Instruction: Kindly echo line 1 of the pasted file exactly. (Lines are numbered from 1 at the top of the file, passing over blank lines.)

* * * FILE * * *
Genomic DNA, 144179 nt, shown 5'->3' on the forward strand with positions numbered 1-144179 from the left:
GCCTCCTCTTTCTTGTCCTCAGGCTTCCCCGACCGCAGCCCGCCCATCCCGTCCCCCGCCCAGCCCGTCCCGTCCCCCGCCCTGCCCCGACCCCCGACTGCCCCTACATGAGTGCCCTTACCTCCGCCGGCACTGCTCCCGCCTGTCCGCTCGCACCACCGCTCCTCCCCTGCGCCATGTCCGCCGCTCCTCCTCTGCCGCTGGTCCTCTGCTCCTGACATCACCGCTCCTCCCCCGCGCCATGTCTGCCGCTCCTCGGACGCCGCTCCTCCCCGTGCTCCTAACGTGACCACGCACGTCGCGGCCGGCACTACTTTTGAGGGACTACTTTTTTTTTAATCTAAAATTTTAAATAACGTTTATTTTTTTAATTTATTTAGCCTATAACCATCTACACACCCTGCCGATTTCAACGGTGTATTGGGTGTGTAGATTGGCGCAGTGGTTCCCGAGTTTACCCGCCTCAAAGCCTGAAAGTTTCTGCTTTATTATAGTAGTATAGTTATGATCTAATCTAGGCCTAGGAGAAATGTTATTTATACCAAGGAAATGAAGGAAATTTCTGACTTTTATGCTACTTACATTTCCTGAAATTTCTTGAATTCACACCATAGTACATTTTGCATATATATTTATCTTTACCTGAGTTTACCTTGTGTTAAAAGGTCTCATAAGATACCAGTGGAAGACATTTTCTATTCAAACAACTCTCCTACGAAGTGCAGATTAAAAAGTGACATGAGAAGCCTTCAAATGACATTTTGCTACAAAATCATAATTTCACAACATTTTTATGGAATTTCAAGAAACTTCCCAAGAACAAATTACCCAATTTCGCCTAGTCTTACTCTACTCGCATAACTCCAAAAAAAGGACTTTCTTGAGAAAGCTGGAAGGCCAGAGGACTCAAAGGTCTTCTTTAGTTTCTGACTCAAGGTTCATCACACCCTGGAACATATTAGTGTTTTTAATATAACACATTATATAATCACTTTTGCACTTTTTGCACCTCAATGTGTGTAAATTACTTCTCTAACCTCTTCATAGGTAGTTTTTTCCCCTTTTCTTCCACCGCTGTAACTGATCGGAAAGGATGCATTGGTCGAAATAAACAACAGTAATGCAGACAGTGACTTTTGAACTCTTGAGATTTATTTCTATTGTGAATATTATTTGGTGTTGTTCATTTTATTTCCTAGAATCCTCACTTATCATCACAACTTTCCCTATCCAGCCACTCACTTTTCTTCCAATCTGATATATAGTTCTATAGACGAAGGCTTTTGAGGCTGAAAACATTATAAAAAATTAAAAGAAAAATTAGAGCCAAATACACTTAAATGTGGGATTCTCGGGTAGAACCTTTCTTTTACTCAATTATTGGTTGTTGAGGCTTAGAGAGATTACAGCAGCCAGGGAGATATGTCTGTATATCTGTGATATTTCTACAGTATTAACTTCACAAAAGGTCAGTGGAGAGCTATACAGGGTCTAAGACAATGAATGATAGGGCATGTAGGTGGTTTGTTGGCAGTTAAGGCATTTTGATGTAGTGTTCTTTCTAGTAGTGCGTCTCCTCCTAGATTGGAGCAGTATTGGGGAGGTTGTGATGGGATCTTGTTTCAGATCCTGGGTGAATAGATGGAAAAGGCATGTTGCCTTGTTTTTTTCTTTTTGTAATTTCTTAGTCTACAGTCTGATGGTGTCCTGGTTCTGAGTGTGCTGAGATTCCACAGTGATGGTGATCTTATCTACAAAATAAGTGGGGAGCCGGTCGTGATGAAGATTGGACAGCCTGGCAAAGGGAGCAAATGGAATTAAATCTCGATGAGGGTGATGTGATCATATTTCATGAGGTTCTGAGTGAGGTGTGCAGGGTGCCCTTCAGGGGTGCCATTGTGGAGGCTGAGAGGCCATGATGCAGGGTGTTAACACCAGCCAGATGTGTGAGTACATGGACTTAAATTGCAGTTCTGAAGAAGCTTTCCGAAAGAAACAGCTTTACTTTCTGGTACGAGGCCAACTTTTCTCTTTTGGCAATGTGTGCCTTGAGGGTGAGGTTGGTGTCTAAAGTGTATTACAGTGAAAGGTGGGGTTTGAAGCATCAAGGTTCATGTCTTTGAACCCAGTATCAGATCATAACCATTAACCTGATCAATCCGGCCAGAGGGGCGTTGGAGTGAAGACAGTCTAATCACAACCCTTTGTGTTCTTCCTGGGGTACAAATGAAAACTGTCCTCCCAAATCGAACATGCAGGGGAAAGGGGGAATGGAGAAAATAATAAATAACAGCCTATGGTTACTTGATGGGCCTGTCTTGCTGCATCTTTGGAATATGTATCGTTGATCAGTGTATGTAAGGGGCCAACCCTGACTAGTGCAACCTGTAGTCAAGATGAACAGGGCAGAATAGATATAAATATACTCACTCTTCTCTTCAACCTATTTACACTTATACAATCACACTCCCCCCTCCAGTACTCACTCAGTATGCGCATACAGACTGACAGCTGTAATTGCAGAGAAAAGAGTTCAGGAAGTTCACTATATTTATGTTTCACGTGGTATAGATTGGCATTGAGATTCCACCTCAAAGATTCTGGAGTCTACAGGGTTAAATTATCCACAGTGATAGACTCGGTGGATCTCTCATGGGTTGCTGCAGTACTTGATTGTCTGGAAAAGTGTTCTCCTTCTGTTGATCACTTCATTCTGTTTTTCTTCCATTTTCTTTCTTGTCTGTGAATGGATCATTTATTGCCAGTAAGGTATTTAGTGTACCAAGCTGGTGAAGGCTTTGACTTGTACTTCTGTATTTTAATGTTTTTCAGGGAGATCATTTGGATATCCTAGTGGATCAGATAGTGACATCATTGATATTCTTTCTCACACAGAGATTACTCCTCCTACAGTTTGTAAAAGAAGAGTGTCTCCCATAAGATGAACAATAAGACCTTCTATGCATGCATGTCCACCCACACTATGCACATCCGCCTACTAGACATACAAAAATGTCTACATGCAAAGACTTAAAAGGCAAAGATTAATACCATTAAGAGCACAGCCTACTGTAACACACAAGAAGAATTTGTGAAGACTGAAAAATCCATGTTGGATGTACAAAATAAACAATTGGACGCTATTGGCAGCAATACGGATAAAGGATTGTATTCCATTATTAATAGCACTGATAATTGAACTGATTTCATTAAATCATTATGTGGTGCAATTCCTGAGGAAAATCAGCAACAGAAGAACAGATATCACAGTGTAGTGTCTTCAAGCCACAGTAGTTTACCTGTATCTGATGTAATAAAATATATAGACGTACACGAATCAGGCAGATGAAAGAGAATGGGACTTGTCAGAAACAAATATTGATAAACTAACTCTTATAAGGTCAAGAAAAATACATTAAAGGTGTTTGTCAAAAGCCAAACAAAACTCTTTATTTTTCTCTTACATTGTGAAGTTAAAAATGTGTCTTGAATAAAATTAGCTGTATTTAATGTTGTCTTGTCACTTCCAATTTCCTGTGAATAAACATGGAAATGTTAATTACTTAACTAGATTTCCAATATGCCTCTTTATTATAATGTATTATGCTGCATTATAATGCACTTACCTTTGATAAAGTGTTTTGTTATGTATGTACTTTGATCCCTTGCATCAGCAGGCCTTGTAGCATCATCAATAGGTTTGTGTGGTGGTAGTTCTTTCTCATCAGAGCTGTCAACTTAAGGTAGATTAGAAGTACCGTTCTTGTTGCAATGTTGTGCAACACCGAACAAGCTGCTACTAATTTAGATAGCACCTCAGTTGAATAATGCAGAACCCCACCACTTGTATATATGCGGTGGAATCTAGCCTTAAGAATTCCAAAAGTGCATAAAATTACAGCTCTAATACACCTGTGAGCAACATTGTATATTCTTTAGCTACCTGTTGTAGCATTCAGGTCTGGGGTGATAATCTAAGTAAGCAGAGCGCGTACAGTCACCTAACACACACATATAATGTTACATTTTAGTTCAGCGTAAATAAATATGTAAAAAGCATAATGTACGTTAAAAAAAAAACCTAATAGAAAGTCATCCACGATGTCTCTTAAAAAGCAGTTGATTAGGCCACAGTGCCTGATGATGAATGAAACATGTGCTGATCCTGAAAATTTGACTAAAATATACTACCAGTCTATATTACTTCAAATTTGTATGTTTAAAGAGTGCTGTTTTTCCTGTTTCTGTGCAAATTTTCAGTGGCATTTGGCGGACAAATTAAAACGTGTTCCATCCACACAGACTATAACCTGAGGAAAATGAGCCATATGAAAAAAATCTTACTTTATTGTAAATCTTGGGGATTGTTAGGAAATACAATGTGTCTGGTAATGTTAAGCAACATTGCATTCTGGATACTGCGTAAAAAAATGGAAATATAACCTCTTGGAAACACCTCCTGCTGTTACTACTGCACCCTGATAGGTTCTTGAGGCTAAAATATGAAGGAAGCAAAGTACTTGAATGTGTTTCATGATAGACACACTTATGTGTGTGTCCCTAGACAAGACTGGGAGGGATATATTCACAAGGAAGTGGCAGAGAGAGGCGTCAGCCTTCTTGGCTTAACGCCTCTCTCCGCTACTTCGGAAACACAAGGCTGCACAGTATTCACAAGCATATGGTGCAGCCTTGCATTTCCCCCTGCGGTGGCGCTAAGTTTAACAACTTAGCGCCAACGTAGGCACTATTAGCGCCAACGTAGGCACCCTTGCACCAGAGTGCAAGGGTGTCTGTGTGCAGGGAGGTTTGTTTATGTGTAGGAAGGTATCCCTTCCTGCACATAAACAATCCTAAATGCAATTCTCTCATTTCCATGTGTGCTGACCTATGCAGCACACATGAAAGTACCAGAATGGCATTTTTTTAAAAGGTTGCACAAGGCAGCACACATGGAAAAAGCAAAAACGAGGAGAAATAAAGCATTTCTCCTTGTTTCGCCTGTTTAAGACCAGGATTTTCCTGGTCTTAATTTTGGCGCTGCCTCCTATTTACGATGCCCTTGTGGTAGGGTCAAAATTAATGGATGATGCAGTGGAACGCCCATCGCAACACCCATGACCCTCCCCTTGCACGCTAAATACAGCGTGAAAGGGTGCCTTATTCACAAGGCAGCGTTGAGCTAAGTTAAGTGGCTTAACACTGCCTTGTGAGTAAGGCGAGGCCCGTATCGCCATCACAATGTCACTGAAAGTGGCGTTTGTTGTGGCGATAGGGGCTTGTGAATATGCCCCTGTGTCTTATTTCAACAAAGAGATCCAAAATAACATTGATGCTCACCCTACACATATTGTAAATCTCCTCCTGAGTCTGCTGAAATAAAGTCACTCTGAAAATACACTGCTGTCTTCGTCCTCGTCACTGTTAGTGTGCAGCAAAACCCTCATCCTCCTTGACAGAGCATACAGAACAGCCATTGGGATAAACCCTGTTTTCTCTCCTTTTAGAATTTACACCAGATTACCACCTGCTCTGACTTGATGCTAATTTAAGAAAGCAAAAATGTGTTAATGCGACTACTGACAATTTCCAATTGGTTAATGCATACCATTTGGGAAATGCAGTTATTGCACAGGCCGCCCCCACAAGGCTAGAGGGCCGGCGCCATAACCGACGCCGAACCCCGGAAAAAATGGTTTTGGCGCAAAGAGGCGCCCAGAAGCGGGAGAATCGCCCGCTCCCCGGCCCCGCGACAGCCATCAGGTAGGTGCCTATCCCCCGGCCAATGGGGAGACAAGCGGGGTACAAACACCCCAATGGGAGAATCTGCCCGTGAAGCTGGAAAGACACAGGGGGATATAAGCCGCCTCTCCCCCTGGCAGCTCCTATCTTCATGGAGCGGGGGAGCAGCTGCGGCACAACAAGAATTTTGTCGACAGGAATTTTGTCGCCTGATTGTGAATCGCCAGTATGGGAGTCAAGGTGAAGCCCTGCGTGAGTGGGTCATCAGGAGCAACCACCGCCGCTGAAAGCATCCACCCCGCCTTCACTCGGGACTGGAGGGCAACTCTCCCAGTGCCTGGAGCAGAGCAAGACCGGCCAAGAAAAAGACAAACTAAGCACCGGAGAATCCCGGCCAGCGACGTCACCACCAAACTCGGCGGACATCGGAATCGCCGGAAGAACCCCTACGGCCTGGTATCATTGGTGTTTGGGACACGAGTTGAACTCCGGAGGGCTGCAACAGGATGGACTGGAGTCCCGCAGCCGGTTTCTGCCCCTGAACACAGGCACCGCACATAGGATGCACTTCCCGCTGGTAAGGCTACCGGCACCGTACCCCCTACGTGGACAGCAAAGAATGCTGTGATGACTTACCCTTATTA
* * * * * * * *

Genomic DNA, 144179 nt, shown 5'->3' on the forward strand with positions numbered 1-144179 from the left: